Martin Scorsese vs. Top 10

The director of Killers of the Flower Moon, which opens in theaters on October 19, expressed mild opposition to what has gone from a fun game to a journalistic tic and something taken too seriously by fans and his business cinema.

You look around, read websites and newspapers, watch TV and shake your smartphone, and sometimes the impression that you live in drunk, crazy, stupid times and beyond the threshold of surrealism becomes overwhelming. The habit of thinking, reading and analyzing things is missing. Let alone deal with the complexity and variability of reality.
This is about the really important things in the world, especially when we’re talking about things like cinema.
Yet sometimes, most of the time from some grand old man (someone might say), there are gentle voices that bring us, or should bring us back to earth.
One of those voices, in cinema, is his Martin Scorsese, a gentleman who doesn’t need much introduction and who when he talks he talks using his brain. The controversy is over Miracle is an example of this if you read it carefully Scorsese he claims, and we do not allow ourselves to be blinded by the support of the field for one faction or the other.
The fact is that during an interview in the prestigious magazine year, Scorsese has now expressed a gentle and gentle opposition to what had for years been a entertainment audience, and which today has become a dubbing obsession that is taken very seriously, as well as a “journalistic” tic that goes in the direction of an excessive trivialization of things: the compilation of arena of your 10 (or 20, or 30…) favorite movies, overall or within a genre.
Here’s what the director of Killers of the Flower Moon, which opens in theaters on October 19, had to say:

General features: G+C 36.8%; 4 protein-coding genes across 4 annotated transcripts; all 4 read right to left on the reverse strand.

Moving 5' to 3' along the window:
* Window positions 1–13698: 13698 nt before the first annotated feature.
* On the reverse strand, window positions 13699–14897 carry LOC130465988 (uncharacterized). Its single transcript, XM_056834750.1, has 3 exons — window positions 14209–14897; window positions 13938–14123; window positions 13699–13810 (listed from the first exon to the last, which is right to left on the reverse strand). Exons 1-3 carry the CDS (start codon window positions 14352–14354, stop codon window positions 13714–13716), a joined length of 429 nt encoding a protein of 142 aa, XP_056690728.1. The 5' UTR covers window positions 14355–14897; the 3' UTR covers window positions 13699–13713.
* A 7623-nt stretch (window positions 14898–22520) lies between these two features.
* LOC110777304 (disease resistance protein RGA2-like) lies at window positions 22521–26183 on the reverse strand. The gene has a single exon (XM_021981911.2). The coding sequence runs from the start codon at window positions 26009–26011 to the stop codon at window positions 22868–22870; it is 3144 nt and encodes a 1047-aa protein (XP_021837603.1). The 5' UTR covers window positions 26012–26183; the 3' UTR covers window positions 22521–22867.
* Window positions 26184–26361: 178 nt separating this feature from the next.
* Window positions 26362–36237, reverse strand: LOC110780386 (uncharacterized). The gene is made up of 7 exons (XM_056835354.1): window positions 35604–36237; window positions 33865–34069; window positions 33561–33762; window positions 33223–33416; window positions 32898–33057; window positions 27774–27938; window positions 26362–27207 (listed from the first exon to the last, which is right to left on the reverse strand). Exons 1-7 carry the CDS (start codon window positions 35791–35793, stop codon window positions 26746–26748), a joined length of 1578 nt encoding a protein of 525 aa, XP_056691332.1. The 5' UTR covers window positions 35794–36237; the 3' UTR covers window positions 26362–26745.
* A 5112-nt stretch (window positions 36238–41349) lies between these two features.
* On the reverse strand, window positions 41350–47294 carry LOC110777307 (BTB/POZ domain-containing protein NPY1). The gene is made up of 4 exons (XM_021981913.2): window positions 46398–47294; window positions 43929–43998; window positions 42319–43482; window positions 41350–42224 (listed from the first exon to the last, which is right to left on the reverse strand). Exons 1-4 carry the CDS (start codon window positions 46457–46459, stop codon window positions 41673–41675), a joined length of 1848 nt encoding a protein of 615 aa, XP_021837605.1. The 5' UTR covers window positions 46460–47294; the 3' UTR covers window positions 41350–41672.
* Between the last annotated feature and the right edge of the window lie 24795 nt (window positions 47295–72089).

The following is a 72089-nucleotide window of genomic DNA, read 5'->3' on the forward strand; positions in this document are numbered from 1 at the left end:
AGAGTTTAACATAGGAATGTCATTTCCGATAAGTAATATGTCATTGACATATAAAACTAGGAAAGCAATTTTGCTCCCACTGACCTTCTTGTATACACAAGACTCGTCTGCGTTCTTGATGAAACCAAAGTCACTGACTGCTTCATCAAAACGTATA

I’ve been trying for years to make lists of my favorite movies, whatever that means. And in the end I discovered that “favorites” is a word that can take on different meanings: the movies that impressed you the most, or the ones you want to see again more often, or the ones you watch again to learn something, or try to tell us find inside new things. So it depends, things may vary. And somehow I’m always against those top 10s.

The word “favorites”, even “best”, can take on many other shades of meaning depending on your point of view, and therefore the absurdity of these rankings is quite clear. Then, of course, we’ll all keep doing it, just for fun, but what Scorsese really means, I allow myself to interpret, is that certain ambitions of the collection should never be taken too seriously, as is unfortunately often the case.
Among the films Scorsese still considers must-sees, the director said 2001: A Space Odyssey And Barry Lyndonbut above all some of his masterpieces Orson Welles: Falstaff, The process and obviously Fourth power.

It changed my life. He broke all the rules. One of the things Welles said is that one of the best things you can bring to making a movie is ignorance. When you’re told you can’t do a certain thing and you say “why not?”.

Second Scorsesenew writers should follow Wlles’ example and reject the rules imposed by the Studios.

Young people who express themselves through moving images will find a way to see them. But they must fight, they must really fight, and they must not be chosen.

Scorsese then wanted to give a final piece of advice to young directors: to see as many films as possible, without talking too much about genres and writers.

There should be only one film culture. Today everything is fragmented, divided. Even when we were young, not everyone liked musicals, westerns or gangster films, but we still went to the cinema and saw everything that was available.

Winston Ferguson

"Total travelaholic. Subtly charming zombie geek. Friend of animals everywhere. Music buff. Explorer. Tv junkie."

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